January 18th, 2014

Grocery Shopping

Protection Racket of the Doctor



Tell all of my friends
(I don't have too many
Just some rain-coated lovers' puny brothers)
Dallow, Spicer, Pinkie, Cubitt
Rush to danger
Wind up nowhere


Those are lyrics from "Now My Heart is Full", a song by Morrissey. I've listened to it many times but never knew Dallow was the Doctor--the first Doctor or William Hartnell, anyway, in the 1947 film adaptation of Brighton Rock, a nice English film noir.

Even then he knew bow ties are cool. Just look where it got him.



Dallow, Spicer, and Pinkie are members of a gang operating in 1930s Brighton, a place, opening titles inform us, once steeped in crime which has all been cleaned up somehow by 1947.



Seventeen year old Pinkie (Richard Attenborough) is the leader of the gang despite the fact that Hartnell was thirty nine at this point. Hartnell comes off a bit like George Raft in the original version of Scarface--a cool headed enforcer, content to be second in command. And Hartnell is great in the role not only managing a good cockney accent but also exuding that threateningly indolent body language of a gangster. Better than Raft did, really.



Attenborough's performance is no less impressive as another kind of gangster, more like the kinds played by Edward G. Robinson and James Cagney, with a violent pride that mistrusts anything he can't control. He starts with one murder and continues killing and dissembling throughout the film in an attempt to make sure life stays simple.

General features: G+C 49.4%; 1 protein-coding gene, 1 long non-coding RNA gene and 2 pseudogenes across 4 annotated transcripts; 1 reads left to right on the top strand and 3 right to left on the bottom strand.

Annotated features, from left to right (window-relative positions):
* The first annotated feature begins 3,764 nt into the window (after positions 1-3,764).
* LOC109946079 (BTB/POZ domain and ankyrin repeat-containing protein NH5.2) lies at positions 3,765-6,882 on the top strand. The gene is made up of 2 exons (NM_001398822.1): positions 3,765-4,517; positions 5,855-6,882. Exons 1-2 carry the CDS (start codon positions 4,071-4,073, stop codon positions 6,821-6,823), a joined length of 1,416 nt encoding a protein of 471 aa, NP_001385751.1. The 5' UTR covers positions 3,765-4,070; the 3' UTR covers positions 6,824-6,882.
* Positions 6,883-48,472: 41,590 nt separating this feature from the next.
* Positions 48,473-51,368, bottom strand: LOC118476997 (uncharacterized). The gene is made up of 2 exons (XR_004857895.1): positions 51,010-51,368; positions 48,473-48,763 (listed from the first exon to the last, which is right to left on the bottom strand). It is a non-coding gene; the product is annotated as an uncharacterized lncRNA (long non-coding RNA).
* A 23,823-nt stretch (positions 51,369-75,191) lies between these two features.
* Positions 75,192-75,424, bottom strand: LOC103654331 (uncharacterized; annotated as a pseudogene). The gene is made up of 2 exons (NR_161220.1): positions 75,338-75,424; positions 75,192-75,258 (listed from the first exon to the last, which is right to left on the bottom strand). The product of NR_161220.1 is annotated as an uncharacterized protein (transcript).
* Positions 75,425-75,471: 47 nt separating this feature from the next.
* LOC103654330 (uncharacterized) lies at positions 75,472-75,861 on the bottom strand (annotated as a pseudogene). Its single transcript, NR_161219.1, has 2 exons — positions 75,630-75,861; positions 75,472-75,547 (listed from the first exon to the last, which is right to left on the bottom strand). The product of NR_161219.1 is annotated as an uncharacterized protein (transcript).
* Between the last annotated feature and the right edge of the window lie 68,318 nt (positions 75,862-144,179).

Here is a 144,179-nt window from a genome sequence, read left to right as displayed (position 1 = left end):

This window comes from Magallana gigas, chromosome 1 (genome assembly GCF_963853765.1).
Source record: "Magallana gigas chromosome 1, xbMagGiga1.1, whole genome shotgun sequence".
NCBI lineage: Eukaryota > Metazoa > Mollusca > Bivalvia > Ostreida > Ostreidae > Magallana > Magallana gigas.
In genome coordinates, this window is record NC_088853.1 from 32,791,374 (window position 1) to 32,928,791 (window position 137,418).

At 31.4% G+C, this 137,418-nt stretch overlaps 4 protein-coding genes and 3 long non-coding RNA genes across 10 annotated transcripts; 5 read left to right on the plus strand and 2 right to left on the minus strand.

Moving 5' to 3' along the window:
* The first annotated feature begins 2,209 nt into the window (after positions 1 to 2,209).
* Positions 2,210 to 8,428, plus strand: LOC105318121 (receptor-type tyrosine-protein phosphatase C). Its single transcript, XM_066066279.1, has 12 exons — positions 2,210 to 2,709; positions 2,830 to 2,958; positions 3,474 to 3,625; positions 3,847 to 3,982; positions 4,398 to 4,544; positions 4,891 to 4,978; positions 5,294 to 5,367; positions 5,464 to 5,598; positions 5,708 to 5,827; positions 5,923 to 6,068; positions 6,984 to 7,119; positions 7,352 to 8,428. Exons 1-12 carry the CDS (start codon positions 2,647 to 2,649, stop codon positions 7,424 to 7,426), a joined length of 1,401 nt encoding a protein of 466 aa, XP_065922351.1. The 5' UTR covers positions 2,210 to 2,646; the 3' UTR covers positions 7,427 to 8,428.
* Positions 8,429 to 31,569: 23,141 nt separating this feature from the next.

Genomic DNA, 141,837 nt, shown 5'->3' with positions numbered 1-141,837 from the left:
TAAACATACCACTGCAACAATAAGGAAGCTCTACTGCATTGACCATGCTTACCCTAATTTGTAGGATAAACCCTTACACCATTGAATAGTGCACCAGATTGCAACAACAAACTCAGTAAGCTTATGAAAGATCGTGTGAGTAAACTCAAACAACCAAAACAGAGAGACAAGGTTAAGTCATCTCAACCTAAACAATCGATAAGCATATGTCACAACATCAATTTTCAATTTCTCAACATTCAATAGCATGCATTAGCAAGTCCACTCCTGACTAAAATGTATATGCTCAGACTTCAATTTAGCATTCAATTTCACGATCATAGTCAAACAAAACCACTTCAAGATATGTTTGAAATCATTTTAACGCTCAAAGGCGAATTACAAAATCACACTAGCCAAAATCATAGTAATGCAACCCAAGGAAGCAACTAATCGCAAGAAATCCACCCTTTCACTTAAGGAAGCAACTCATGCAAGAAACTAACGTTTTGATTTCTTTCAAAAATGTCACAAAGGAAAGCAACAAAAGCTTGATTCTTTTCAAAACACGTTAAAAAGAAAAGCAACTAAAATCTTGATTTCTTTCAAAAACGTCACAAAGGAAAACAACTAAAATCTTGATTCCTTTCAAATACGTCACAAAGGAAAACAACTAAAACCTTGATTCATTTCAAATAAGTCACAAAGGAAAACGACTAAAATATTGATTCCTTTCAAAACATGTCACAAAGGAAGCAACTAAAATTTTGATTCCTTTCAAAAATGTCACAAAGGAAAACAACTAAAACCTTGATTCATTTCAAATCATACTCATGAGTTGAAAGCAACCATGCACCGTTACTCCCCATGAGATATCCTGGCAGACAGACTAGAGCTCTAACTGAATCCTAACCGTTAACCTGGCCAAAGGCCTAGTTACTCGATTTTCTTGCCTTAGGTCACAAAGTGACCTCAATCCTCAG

One could say the film is about the foolishness of youth. Pinkie starts making time with a kind of heartbreakingly innocent teenage waitress, Rose (Carol Marsh), when it turns out she witnessed something that could damage his alibi for the first murder. She's never had a boyfriend and seems like she's led a pretty sheltered life up to this point. Marsh manages to give the character a credible excitement at the idea of being with this tight lipped, handsome young man she barely knows.



One of the things that makes this more of a film noir than the gangster films that influenced it is that the closest thing the movie has to a hero is a middle aged barfly and possible prostitute named Ida (Hermione Baddeley) who investigates the first murder Pinkie committed when the police won't listen to her suspicions. There's the suggestion that the police are too jaded to be more than passively disgusted by crime anymore, leaving it to Ida and her considerably more limited means to crusade for justice.



Which is ironic considering the intense paranoia felt by Pinkie. It's not hard to see the young man would have no trouble with the law at all if he simply didn't bother taking the violent and erratic tactics he takes in trying to cover his tracks. But that's a foolish youth, or one kind of one.

He and Rose have a conversation about religion when he sees a rosary fall out of her purse. It turns out they both have faith in teachings of the Catholic Church. Pinkie tells her he certainly believes in Hell but when she asks him about Heaven he seems to think the idea is ridiculous.